Some protest organisers, though, are decidedly ambivalent in their condemnations of misbehaviour.  It has been a frequent refrain that while acts of vandalism are wrong, they are also ’understandable’.  The National Campaign Against Fees and Cuts, for instance, advocates ’direct action’, which even if it were non-violent, risks provoking trouble in response.   
Even the more moderate demonstrations prominently feature the chant ’Tory Scum’, which hardly helps foster a reasonable discussion.  There’s little doubt that the hysterical tenor of the protests is impeding a more fundamental debate about who has a right to third level education and how it should be funded.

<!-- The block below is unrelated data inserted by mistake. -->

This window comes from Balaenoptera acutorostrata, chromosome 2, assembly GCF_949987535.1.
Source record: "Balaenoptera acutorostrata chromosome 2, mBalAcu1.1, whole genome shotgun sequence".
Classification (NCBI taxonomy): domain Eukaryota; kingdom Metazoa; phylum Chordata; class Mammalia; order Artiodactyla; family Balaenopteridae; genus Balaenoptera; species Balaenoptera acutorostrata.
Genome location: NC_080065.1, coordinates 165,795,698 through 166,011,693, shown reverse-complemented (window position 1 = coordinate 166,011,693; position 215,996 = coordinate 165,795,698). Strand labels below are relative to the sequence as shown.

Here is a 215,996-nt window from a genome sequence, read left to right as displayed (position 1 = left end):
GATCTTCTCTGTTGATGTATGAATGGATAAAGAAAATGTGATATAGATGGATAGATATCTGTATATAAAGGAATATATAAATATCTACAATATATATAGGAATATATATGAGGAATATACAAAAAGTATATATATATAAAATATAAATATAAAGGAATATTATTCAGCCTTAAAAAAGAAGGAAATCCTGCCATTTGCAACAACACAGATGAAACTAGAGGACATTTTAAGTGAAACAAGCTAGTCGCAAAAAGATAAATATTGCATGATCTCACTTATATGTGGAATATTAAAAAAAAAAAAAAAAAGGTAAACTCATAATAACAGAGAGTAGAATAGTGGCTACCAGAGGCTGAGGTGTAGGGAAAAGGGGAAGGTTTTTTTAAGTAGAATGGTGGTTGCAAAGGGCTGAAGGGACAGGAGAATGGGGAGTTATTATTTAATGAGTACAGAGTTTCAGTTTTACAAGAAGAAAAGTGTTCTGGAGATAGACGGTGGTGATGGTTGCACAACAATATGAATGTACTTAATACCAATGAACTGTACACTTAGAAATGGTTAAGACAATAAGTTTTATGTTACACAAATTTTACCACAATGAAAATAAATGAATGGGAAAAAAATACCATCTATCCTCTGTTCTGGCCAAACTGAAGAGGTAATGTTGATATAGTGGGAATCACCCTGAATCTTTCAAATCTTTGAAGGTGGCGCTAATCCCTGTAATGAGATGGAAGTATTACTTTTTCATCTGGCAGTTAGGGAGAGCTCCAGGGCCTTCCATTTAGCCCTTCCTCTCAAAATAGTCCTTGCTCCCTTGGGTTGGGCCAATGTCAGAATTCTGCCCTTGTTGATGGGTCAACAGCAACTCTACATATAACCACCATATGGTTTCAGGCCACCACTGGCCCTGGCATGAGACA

A useful starting point is to acknowledge that ‘free education‘ is a misnomer.  Someone always has to pay the bill.   And if more people stay in education longer then the price tag will be higher.
The conundrum is whether society as a whole should pay for university education or whether students, who benefit from it, should foot the cost?  There is by no means a clear cut answer to this question. 
All the main parties at Westminster currently believe that students should pay for their time at university, as they reap its rewards later in life.  That solution is elegantly logical, but the counter-argument is that society benefits, both economically and culturally, from ensuring that its young people are highly educated.  
The proviso is that so many people now go to university, that the cost substantially outweighs the benefits.  Universities, for their part, are increasingly focussed on research, with the result that teaching is sometimes treated as an unwelcome intrusion on more important work, by staff.